• General departure delays.
  • General arrival delays.
  • And, as long as we're talking about air travel in the United States, you might also want to pay a visit to

    and click on the "A MUST read for anyone traveling by air" link before you head to the airport. This opens a webpage created by our friends at the US Transportation Security Administration that provides updated information and tips that will hopefully minimize your wait time at your airport's security checkpoint. The "must read" page also has a link to a 5 page, 319 Kb Adobe Acrobat (PDF) file telling you what items are and are not allowed in your checked and carry-on luggage. So, before you throw three lighters, a cricket bat, and a cattle prod into your carry-on, you might want to take a quick glance at TSA's five page handout.

    Do you know of any web sites that show airport delays outside of the US? Send me an email and let me know! I'll make sure to include those sites in a future post.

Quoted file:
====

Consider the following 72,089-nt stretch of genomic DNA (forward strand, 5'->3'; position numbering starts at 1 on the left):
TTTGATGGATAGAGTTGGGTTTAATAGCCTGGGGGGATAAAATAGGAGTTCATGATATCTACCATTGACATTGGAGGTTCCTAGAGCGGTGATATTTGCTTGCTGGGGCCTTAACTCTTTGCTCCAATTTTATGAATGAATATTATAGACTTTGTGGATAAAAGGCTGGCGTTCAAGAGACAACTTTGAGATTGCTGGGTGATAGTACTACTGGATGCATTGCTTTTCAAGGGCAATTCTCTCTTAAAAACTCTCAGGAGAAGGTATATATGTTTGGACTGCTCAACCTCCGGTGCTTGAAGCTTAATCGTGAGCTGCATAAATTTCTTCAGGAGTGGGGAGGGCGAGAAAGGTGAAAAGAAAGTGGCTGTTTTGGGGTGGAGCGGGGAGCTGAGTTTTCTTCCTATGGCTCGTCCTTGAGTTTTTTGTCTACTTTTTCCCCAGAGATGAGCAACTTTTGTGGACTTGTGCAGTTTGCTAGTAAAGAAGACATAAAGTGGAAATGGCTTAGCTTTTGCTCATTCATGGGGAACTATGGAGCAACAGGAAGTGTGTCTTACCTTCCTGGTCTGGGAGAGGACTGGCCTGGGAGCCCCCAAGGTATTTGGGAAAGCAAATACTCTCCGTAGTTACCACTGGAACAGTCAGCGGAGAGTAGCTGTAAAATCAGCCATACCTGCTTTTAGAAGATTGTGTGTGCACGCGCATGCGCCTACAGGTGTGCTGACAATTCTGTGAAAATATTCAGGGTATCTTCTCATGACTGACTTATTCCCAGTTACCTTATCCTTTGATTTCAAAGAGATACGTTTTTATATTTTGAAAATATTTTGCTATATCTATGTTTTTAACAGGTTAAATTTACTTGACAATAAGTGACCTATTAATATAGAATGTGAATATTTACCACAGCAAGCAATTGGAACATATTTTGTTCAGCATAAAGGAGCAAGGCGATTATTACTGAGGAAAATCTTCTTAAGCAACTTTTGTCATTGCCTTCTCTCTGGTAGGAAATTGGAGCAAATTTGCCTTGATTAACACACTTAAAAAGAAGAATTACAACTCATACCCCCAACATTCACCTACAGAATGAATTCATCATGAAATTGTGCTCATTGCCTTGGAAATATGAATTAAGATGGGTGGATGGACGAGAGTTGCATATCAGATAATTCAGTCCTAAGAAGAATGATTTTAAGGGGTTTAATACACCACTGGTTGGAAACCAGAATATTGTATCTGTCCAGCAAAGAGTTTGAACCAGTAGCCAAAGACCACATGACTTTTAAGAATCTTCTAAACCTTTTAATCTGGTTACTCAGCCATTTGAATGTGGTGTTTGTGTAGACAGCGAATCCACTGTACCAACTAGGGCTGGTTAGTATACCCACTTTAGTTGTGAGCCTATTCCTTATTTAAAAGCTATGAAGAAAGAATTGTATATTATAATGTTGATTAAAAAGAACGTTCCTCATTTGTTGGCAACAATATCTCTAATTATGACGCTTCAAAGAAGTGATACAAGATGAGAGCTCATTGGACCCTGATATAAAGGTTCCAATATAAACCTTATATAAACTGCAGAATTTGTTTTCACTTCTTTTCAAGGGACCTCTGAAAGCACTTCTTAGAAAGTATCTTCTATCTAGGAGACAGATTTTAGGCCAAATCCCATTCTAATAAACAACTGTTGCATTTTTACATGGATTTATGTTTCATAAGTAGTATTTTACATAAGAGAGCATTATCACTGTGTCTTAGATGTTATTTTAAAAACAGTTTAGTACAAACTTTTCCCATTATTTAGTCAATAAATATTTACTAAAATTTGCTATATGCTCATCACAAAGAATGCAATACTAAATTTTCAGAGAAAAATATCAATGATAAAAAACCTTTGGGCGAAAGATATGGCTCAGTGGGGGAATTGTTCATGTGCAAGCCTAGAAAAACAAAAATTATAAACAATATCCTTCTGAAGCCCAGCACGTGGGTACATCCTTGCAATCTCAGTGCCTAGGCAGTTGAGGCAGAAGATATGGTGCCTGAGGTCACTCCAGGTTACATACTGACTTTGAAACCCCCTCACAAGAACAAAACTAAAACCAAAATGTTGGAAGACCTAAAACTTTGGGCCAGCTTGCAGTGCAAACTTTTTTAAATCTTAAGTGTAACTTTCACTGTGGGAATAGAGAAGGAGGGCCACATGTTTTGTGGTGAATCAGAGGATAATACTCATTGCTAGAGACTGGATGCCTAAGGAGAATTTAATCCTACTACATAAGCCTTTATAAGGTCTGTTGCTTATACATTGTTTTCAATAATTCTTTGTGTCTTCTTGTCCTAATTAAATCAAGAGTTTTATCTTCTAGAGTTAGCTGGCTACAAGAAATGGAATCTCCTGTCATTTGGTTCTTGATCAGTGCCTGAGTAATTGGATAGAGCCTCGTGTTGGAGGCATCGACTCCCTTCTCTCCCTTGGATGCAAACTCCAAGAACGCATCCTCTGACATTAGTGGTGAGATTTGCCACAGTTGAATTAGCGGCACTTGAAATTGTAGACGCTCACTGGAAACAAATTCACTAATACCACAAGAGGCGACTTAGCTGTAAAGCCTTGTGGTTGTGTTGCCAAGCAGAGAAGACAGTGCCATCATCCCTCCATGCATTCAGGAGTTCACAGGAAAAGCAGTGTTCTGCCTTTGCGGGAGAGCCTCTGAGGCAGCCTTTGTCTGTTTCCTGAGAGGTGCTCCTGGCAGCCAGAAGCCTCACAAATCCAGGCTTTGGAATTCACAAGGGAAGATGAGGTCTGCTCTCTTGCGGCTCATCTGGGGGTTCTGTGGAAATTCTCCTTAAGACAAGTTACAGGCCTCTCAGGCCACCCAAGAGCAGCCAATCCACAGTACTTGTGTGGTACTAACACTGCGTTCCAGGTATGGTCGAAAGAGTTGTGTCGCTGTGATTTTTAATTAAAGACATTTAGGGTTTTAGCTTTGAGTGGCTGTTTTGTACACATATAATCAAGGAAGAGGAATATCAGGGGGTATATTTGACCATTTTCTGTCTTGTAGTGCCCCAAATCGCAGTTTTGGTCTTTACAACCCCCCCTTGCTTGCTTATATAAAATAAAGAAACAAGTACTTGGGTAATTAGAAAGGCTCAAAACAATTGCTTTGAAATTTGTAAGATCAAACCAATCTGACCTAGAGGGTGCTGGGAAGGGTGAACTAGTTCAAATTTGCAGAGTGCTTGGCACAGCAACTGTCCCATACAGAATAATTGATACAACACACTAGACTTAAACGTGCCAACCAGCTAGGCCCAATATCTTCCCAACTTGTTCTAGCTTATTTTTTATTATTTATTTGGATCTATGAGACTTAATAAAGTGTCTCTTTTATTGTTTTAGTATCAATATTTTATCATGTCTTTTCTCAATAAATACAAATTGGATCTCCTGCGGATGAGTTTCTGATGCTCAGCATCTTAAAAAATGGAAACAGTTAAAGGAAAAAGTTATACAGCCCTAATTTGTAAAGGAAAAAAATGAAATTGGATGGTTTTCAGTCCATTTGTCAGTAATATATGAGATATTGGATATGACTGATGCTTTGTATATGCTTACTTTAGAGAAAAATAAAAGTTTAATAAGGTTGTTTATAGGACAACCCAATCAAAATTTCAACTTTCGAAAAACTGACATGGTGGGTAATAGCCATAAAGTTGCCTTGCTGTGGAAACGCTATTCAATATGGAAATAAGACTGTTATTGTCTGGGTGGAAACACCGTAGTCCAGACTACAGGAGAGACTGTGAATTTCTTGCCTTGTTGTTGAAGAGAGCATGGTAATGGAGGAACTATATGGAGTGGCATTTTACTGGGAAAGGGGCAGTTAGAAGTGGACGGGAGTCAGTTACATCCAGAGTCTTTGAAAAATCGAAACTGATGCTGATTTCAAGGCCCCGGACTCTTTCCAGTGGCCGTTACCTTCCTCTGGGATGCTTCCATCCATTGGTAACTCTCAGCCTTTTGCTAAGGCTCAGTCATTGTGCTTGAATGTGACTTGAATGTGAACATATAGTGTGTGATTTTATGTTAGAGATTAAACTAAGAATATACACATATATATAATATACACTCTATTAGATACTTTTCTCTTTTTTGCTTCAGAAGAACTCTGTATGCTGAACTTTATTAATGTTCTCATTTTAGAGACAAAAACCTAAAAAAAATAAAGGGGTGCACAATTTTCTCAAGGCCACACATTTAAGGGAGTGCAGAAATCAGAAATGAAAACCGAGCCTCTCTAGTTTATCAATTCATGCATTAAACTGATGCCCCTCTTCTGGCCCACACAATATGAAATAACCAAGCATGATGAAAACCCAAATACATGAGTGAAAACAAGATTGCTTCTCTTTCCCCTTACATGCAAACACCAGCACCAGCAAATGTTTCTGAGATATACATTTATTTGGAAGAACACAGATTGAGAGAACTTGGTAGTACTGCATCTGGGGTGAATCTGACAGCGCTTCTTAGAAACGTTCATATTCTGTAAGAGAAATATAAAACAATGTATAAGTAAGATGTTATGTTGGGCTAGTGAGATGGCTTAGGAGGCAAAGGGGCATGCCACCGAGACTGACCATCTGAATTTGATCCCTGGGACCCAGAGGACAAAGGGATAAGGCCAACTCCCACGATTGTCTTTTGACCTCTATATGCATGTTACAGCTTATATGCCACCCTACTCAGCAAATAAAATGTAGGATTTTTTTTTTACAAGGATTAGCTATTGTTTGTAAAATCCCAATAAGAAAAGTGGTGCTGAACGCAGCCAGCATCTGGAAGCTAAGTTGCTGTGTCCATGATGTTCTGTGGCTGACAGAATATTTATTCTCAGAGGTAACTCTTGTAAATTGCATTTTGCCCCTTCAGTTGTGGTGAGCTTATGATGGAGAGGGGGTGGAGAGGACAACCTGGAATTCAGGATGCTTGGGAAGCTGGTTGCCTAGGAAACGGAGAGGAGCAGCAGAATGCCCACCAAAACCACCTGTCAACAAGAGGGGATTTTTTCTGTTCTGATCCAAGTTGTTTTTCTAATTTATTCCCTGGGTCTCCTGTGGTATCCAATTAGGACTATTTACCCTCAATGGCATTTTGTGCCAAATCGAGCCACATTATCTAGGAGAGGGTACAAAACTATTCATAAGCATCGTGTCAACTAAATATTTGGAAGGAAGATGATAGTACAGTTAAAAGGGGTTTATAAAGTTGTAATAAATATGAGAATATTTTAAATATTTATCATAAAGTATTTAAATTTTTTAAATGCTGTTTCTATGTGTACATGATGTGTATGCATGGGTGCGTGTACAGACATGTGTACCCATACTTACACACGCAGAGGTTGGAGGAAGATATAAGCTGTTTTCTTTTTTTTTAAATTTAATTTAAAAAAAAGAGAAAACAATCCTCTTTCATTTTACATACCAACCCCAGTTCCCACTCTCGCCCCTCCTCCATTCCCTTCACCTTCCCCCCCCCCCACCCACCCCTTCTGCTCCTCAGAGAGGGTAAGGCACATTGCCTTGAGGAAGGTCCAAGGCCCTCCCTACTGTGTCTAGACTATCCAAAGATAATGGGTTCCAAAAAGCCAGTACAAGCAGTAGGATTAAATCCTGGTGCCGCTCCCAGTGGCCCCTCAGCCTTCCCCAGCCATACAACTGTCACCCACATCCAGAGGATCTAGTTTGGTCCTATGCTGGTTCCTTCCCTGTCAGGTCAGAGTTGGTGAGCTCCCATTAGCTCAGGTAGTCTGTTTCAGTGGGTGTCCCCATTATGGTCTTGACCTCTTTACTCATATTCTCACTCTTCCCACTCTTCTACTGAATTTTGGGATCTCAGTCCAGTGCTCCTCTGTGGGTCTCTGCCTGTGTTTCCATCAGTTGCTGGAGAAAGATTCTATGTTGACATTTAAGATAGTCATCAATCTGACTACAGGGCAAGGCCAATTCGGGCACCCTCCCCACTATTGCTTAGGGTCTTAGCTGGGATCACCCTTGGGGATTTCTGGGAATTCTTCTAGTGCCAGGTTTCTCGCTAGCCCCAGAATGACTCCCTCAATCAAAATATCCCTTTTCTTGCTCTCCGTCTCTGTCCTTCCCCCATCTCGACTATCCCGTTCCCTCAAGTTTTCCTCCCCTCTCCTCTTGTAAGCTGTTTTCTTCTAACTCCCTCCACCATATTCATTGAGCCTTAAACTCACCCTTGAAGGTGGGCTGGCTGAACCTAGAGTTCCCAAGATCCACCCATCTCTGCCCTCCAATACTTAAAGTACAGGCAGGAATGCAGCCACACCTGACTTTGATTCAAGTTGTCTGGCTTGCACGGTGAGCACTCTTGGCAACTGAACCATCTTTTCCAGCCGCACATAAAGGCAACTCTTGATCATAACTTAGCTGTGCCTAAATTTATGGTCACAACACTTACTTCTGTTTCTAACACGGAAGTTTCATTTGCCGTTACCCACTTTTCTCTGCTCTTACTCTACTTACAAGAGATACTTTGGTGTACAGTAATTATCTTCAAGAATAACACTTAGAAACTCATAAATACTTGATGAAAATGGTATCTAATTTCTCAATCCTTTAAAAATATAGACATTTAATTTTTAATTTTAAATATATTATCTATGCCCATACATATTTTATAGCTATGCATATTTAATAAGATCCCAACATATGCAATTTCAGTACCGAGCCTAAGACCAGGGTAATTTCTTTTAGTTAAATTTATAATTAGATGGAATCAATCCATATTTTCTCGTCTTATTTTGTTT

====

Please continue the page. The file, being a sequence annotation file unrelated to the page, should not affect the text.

Yet another PowerPoint presentation Audience: Everyone, especially PC users

    In addition to watching airplanes and airports, your fearless bus driver has also been busy creating yet another new PowerPoint presentation you are free to steal. The presentation, titled "Behind the Spinning Hourglass: The Deepest, Darkest Secrets of Your PC's Internet Applications," can be found at

    The file is kind of big--3.39 Mb-- so it'll take about 16 minutes to download over a 28.8 modem. But, it's worth the wait because it gives you a peek behind the scenes of your favorite Internet applications, showing you some of the best kept tips, tricks, and secrets from bookmarklets to the joy of IE's links bar to stealing text from Acrobat files.

    And, this is the first presentation I've done that uses screen capture videos in animated GIF format. Slide 3, which is hidden, tells you exactly how I was able to do that.

    To view this presentation, you'll need:

    1. Either Microsoft PowerPoint for the PC or the Mac *OR* Microsoft's free PowerPoint reader for the PC or the Mac *OR* the US$79 Star Office Suite *OR* the free OpenOffice suite.